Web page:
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Larry Bird Talks The Hot Topics In The NBA
Posted By Yannis Koutroupis On July 8, 2013 @ 3:54 pm In NBA Summer League | No Comments
Indiana Pacers president of basketball operations and NBA Hall of Famer Larry Bird held court at the 2013 Orlando Summer League, covering a variety of topics from the Brooklyn Nets hiring of Jason Kidd, the state of the Boston Celtics, and of course the Pacers. Below you can find a transcript of his session with the media:
On Kidd coaching the Nets
LB: “I just seen him yesterday. It’s not as easy as it looks to tell you the truth. I have even more respect for the coaches I had over the years. It’s a tough gig. It’s a lot of hours, it’s tough, it’s grinding and it was easier when you had the ball in your hands. He’ll find that out.”
Magic said one of the hardest parts for him was being such a great player while you’re playing and seeing guys not live up to it.
LB: “You see things as a coach out there and ‘Say how’d he miss that guy wide open?’ You always tell your guys push, keep pushing, set better picks. You do it as a coach and don’t get through like you did with magic or myself telling my teammates to do it.”
Does it help to have veteran players?
LB: “Yes. No question. I had it too. I had a couple young guys but they weren’t going to play much. I had Chris Mullin, Mark Jackson, Reggie Miller, Rik Smits, guys who had been there. The transition should be smooth.”
Does it help with motivation?
LB: “Yes. A lot of them have been there. They know what they’re trying to accomplish. They put together a tough squad. He’ll just manage them well and like you said, he’s got two great assistants. He should be fine.”
Concern about the Nets?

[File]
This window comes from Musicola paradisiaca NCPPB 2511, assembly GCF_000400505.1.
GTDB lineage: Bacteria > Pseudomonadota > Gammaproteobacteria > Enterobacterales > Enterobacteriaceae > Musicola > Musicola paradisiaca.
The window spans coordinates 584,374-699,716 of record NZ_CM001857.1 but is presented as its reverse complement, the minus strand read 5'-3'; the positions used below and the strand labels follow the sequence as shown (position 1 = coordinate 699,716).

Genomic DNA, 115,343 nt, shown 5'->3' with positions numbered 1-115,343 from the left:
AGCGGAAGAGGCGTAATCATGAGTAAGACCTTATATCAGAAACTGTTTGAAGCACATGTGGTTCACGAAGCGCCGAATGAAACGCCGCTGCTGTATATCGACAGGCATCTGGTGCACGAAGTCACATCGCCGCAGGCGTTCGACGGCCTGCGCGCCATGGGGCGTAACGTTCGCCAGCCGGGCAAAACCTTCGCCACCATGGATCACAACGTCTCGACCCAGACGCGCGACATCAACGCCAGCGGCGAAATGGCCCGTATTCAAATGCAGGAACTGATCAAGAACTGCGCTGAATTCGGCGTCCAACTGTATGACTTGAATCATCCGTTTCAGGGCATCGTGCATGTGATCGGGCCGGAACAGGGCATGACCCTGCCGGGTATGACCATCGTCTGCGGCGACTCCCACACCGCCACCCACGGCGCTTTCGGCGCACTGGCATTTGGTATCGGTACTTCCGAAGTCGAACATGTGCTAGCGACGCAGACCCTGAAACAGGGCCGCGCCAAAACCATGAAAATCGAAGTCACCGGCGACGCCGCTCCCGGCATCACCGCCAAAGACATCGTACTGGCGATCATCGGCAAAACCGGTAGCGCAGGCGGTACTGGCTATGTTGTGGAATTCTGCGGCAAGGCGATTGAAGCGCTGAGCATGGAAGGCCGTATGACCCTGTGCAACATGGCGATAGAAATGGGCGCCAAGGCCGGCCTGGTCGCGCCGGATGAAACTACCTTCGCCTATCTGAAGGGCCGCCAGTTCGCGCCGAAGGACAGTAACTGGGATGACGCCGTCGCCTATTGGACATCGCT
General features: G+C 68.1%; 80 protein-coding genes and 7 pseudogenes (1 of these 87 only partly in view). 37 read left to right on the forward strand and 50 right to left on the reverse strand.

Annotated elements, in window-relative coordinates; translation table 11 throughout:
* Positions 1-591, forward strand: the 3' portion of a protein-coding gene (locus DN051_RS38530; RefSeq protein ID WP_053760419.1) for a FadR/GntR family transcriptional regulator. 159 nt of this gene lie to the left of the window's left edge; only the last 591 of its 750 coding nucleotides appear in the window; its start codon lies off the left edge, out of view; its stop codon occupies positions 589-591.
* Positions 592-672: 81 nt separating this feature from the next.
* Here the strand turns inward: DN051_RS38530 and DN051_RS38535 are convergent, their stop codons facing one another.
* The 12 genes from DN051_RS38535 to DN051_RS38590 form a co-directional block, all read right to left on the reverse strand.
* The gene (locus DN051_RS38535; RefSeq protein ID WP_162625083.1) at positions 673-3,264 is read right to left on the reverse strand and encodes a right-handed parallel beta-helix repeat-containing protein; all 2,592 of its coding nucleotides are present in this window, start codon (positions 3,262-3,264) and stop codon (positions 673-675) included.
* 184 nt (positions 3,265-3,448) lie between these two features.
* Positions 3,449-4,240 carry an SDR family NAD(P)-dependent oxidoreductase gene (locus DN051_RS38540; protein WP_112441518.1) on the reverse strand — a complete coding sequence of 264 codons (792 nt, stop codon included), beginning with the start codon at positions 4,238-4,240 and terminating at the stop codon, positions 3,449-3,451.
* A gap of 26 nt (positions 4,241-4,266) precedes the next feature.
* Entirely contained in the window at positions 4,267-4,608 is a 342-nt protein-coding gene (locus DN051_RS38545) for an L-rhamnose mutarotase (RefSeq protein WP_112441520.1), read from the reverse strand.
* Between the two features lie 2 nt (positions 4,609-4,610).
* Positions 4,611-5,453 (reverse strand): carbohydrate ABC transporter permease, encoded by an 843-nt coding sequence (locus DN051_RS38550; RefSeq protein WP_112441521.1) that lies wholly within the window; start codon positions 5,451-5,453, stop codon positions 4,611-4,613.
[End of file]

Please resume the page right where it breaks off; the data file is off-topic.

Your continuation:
LB: “We know Chicago is going to be better. Obviously Brooklyn should be a lot better. We thought Brooklyn beat us every time last year, so they’re only going to be stronger. We just have to get better ourselves, and hopefully compete at a high level.”
How did they year off help?
LB: “I feel better. I had some injuries and mentally I felt better. It was nine-straight years. Donnie felt like he wanted to come back and I didn’t know if I was going to come back this year. They continued to call, leave messages, I spoke to the owner and Donnie [Walsh] numerous times and if you’re going to do it better do it now because it’s not going to get any easier down the road.
Expectations are higher now
LB: “We like that. That’s what we play for. We want high expectations. We want to do well. We want to be on a level where we can compete every night.”
You were on a Celtic team that rode it out, Danny Ainge has chosen to make a move at a certain point. When you look back at that Celtic team, do you think it was right to drag it out to the end?
LB: “Danny Ainge knows what he’s doing. He’s had great success. He’s won a championship. I never doubt Danny Ainge, I only doubt him when he had the ball in his hands with three seconds to go, but not in the position he has now. Danny does a good job. You do get older, you can’t beat father time. I’m sure things will work out.”
Was it hard being on that team, seeing Kevin [McHale] play on that broken foot?
LB: “It was tough. I knew I was on my way out. I was going to leave a few years earlier but Gavin talked me into staying. It was tough. There’s always talk about should Red have traded us early, but there was some loyalty there in that organization and he decided to keep us.”
Is it hard to have that sentimental mentality?
LB: “You always have to look out for the franchise. You always do.”
Rough as a Celtic to not see Paul [Pierce] not finish his career there?
LB: “I would have loved to see it. I have a lot of respect for Paul and what he accomplished there, but who says he’s not going to play another four years? It’s a tough situation.”